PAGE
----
5. Android Woes
Speaking of Android, the world's most popular smartphone OS is quickly becoming a victim of its own success. Android hardware and OS fragmentation gives both Android developers and users headaches, and could potentially pose problems for the popular OS in the months and years to come. Android is also becoming the platform of choice for malware aimed at mobile devices, with more malware being developed for Android than all the other mobile OSes combined.
More trouble for Google and Android could come in the form of patent litigation, with both Microsoft and Apple doing their best to extract royalties from Android handset makers. The late Steve Jobs told biographer Walter Isaacson that he believed Android was a “stolen product” that benefited largely from Apple’s work on the iPhone, telling Isaacson that he would burn through Apple’s 40 billion in cash reserves and go “thermonuclear” against Google to “right this wrong.”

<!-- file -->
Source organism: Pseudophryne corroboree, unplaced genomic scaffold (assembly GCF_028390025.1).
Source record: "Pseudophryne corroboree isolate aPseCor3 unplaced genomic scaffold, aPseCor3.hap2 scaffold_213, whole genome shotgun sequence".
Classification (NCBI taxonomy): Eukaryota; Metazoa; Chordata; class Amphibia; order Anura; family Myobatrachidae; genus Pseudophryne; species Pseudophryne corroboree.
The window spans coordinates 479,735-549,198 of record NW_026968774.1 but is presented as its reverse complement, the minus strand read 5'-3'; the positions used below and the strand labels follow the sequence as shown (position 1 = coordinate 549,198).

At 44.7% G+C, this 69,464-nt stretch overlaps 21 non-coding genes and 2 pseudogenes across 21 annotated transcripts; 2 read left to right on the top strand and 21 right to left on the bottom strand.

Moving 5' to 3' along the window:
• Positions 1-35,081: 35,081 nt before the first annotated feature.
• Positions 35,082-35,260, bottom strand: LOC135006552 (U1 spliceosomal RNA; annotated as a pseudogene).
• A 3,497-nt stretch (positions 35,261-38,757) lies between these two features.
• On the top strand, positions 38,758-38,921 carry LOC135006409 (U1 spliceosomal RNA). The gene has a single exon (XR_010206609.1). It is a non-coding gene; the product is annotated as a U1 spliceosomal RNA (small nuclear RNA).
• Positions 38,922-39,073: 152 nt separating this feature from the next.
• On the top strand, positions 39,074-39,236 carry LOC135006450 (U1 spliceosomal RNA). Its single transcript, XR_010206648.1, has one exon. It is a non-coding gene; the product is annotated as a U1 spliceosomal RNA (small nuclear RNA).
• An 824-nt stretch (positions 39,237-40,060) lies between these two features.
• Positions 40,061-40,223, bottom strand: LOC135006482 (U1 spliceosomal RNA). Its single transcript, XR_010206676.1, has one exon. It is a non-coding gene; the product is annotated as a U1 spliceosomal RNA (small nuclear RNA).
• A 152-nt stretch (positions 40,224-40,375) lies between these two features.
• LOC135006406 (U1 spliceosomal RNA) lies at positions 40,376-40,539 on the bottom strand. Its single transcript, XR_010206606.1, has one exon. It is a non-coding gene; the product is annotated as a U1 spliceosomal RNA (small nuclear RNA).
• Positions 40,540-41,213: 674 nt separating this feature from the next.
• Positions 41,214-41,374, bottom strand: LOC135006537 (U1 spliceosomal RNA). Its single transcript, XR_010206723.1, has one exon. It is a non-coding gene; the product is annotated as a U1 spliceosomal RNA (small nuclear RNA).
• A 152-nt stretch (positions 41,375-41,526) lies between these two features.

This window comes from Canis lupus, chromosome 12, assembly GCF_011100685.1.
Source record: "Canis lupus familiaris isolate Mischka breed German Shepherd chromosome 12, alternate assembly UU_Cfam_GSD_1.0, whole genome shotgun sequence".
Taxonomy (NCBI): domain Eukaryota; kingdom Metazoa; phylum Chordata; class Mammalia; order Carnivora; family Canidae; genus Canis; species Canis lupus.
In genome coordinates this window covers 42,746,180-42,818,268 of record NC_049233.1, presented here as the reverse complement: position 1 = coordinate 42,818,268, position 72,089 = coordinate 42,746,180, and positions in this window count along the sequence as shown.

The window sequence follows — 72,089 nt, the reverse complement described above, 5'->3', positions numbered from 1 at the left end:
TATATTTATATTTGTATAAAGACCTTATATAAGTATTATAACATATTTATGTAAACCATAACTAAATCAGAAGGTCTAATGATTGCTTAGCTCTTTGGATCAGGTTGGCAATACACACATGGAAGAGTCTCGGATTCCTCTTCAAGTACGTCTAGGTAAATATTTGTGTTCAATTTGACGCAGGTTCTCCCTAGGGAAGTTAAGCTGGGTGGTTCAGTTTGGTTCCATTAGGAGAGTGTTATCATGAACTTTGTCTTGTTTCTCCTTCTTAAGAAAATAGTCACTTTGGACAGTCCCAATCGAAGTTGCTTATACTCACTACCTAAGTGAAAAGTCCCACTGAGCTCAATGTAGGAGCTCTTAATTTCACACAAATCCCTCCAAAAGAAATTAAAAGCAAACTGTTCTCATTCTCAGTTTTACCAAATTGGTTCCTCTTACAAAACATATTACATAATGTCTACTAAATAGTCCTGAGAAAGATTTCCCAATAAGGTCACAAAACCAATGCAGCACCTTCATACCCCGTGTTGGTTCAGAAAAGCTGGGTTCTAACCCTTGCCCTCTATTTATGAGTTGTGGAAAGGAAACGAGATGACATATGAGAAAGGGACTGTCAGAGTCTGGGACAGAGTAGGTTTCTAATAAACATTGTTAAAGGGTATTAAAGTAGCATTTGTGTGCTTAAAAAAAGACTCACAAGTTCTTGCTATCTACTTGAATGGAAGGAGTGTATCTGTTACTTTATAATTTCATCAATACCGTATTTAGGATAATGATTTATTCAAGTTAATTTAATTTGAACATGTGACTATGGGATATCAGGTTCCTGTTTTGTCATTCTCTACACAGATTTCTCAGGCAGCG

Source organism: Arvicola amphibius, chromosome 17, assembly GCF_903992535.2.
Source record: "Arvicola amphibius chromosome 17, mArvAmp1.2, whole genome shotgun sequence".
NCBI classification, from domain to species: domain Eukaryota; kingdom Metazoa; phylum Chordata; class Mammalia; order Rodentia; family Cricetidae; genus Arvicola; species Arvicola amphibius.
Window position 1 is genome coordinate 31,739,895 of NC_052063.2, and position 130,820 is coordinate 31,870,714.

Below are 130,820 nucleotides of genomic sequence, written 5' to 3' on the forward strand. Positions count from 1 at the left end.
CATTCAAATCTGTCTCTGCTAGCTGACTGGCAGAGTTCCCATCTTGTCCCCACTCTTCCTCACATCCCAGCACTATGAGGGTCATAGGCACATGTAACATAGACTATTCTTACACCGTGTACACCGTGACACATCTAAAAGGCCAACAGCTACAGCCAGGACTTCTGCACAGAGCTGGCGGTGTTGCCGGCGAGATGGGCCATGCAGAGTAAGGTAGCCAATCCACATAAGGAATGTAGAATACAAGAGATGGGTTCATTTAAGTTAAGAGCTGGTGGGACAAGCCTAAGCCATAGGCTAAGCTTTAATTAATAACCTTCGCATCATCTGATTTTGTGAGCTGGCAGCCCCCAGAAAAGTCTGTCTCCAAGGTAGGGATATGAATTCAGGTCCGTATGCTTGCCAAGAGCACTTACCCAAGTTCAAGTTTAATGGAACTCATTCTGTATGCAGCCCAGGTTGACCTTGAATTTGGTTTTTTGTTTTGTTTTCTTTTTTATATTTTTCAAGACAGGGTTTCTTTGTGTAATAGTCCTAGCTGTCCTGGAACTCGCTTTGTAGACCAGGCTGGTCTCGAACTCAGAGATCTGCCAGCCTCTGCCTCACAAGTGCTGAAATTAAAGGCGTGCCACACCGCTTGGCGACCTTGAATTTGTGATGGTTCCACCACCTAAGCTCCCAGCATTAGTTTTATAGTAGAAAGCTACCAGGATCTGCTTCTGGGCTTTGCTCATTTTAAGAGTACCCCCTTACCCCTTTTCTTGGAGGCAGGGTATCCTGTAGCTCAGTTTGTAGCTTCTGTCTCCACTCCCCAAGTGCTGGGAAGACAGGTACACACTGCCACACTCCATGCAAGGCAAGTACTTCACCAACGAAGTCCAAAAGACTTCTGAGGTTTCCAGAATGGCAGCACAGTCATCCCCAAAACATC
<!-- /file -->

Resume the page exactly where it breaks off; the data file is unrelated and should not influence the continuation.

6. Simplicity
Many of the analysts, reporters, bloggers, and journalists in the technology press – myself included -- love gadgets and gizmos and don't mind fiddling with settings, trying out new hardware, and tinkering with other options. As much as I can appreciate the iPhone 4S on its aforementioned technical merits, Apple excels at producing products that are easy for non-technically inclined people to use. There are dozens of stories about how the very young (and the very old) have quickly adapted to using an iPhone or iPad. Compare that to the often bewildering complexity of Android: dozens of devices from different manufacturers running slightly different version of the Android OS. Windows Phone promises to offer a happy middle ground between Apple’s walled garden and Android’s sprawling, chaotic jumble of an ecosystem, but still lags behind both Android and the iPhone on hardware and software feature parity.

7. The iPhone Ecosystem